3. Use a pick or small flathead screwdriver to remove the plastic. It is anchored in the center of the vent area and to the sides. It should come right off.

4. Reattach the foam. The forehead foam should reattach well if you use a hairdryer to get the adhesive warm.

Reattach Foam

Give us a call or drop an email if you are having any trouble. If you break the forehead foam we have replacement foam available.

If you haven’t seen Reload #63 yet, video instructions for fixing KLR fogging problems are included. Check out the video below

Additionally, we are considering another Hustle Paintball game night, so head over to PbRiot and vote on the game night thread.

Stay tuned for more Hustle Paintball updates. Get at us on Facebook and subscribe on YouTube. We’ll keep you up-to-date on everything that’s happening in the world of paintball gear and Hustle Paintball.

Review: Morphfire for Autocockers

morphfire image

You have probably seen our review of the Morphfire (and if you haven’t, what are you waiting for turkey?). We had a ton of fun firing the Morphfire, so you may be wondering why we’re back plugging it all over again. Well, the team responsible for the Morphfire has finally made the Morphfire for markers with Autococker threads. Excited? You should be!

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How to Fill a CO2 Tank via a Bulk Tank

filling co2 tanks image

If you play a lot of paintball (you’re reading a paintball blog so you obviously do, right?), then you have probably found yourself interested in filling your own tanks at home. Traveling to your nearest fill station can get expensive, time-consuming, and an inconvenience. Moreover, if you currently live in the middle of nowhere like I used to, then it becomes unfeasible to drive dozens of miles round trip to fill up your tank. I know where you’re coming from: I used to have to drive 80 miles round trip in my younger years just to get a tank refilled. Believe me when I say I would have seriously considered giving away one of my body parts to be able to fill up my tank at home.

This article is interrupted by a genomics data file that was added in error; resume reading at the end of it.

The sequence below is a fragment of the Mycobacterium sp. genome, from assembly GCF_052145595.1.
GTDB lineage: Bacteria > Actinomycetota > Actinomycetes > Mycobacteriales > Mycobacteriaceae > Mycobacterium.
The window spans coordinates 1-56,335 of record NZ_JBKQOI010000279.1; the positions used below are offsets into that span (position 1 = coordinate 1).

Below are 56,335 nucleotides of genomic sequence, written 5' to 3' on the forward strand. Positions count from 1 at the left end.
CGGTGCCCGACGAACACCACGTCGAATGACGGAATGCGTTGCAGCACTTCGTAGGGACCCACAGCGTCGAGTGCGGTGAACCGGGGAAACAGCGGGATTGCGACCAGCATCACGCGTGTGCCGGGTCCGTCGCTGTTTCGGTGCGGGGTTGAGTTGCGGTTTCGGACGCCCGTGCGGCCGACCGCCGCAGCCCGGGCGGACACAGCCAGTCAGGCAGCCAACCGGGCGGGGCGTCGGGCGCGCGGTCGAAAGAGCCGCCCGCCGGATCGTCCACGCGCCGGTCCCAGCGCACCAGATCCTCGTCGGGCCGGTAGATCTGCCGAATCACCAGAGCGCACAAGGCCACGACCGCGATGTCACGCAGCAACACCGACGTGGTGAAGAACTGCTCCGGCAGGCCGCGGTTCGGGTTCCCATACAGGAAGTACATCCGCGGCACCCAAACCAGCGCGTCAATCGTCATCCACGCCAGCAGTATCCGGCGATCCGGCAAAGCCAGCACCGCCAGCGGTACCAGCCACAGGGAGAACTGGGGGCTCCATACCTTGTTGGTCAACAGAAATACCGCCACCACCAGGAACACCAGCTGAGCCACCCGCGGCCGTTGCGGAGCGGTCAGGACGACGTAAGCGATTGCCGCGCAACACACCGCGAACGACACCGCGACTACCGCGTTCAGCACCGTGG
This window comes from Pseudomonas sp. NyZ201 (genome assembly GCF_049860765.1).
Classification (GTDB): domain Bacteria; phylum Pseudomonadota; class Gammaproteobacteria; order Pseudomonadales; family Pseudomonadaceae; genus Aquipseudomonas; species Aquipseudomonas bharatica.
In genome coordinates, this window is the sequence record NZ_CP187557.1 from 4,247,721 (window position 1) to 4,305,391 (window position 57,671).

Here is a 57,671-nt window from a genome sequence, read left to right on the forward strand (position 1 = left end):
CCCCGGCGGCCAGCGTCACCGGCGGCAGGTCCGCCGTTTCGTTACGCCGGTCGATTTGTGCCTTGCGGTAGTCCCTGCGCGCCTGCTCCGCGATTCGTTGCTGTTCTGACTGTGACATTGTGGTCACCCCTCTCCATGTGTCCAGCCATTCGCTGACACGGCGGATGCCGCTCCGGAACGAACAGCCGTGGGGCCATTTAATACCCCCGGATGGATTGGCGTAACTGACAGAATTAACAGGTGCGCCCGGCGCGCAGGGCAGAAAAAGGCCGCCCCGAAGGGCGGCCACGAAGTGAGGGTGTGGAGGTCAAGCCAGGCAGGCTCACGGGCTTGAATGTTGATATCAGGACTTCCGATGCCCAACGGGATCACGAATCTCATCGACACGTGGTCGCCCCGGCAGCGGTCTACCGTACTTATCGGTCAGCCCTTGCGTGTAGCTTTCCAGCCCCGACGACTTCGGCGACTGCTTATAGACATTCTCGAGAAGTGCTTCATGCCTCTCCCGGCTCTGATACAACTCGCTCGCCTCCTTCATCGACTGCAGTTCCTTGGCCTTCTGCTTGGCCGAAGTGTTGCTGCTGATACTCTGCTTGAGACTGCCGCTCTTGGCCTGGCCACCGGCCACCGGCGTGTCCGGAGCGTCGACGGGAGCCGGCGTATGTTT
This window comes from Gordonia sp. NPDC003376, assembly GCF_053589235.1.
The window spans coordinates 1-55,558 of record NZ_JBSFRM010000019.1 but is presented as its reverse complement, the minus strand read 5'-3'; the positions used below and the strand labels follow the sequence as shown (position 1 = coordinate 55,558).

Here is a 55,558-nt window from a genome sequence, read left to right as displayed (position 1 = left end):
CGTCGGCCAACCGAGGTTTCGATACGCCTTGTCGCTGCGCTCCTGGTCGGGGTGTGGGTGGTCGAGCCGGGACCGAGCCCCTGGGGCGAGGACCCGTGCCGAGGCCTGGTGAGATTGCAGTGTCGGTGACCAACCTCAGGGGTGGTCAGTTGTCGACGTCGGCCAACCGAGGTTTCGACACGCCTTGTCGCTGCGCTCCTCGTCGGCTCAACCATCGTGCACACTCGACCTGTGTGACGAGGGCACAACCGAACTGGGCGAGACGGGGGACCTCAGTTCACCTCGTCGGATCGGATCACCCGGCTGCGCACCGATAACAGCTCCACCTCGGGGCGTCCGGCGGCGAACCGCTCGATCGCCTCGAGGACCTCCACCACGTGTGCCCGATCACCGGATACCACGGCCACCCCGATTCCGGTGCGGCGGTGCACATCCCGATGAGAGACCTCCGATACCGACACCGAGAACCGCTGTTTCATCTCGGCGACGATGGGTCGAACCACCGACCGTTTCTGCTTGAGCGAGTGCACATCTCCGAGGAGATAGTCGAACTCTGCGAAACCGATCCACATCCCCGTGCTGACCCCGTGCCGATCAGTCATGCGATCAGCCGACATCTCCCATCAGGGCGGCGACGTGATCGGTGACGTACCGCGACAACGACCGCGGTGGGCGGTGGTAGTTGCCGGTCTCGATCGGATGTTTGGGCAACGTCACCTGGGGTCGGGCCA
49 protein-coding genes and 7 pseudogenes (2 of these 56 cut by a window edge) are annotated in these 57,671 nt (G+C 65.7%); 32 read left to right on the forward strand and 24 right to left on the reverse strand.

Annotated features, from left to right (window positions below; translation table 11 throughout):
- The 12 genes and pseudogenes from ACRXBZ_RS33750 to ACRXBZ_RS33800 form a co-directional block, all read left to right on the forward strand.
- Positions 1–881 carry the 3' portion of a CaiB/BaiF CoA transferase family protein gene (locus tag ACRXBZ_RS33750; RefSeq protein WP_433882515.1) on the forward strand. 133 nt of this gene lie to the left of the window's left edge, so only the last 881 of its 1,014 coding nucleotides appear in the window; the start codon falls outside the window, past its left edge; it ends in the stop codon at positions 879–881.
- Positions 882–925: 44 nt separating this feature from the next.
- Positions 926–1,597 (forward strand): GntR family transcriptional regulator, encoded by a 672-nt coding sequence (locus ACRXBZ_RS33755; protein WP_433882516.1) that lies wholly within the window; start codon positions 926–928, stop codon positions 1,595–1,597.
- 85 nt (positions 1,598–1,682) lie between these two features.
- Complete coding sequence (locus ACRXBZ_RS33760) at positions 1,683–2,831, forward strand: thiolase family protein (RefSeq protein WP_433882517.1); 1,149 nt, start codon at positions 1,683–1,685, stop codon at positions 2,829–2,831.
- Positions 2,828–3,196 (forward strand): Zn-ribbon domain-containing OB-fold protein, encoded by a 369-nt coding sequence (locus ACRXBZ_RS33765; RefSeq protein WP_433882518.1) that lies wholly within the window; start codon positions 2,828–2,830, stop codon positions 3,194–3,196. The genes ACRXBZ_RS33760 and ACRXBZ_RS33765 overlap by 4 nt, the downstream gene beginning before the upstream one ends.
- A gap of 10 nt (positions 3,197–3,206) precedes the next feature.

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Tippmann Cronus Review: The Best Paintball Gun for Beginners?

What’s up with the Tippmann Cronus? We took a quick look at it in CBTC #3 a few days ago, now you can see Jeff giving you the full rundown. Check out the video below.

A lot of people have been calling and emailing to ask what this new paintball gun is all about. As we mentioned a few days ago, it doesn’t have revolutionary internals—it’s a Tippmann 98 in a new body. We aren’t encouraging you to hate it. That’s actually a good thing. It’s actually the best paintball gun for beginners. Here’s why.

Reason 1: Reliability of Tippmann 98

Every paintball field everywhere rents Tippmann 98s. Reliability is the reason. Paintball fields want people to get into paintball; they want renters to have a good time. The Tippmann 98 is one of the most popular paintball guns of all time because it reliably produces good experiences.

They are actually hard to break. With limited maintenance they will run forever. The best paintball gun for beginners is the one that will work every time and is easy to take care of. The Cronus doesn’t require advanced mechanical knowledge to use or take apart. It will stand up to abuse. It will work weekend after weekend. The internals are proven—that’s why they rent 98s at every paintball field you go to.

Reason 2: Customization

The Cronus is the best paintball gun for beginners because you can customize it to suit your needs. The biggest problem we see with many entry-level paintball guns are simplistic “what you see is what you get” designs. Most inexpensive paintball guns come in one-size-fits-all packages that can’t be easily modified.

The Cronus is different. The tactical design can be customized to fit a variety of play styles. We’ll talk more about how we like it setup later—for now consider this important point: You don’t want to match your play style to your equipment, you want equipment that matches you. The Cronus includes more modification features than any inexpensive marker we’ve seen.

On top of being customizable, the Cronus shoots comfortably. The grip fits “right,” balance is good with the stock attached running remote, or with the stock removed and a tank attached.

Reason 3: Price

We don’t need to say more about this. The price is right. It’s a $79.00 paintball gun that you can extract much more than $79.00 of function from. My Tippmann 98 is 13 years old. It still works. Don’t knock something that is built on a reliable design.

How Should I set It Up?

Do you need the tactical version? Should you run a remote? These are the types of questions people have been asking alongside comments about the Tippmann 98 internals. The answer depends on your play style and the model you buy.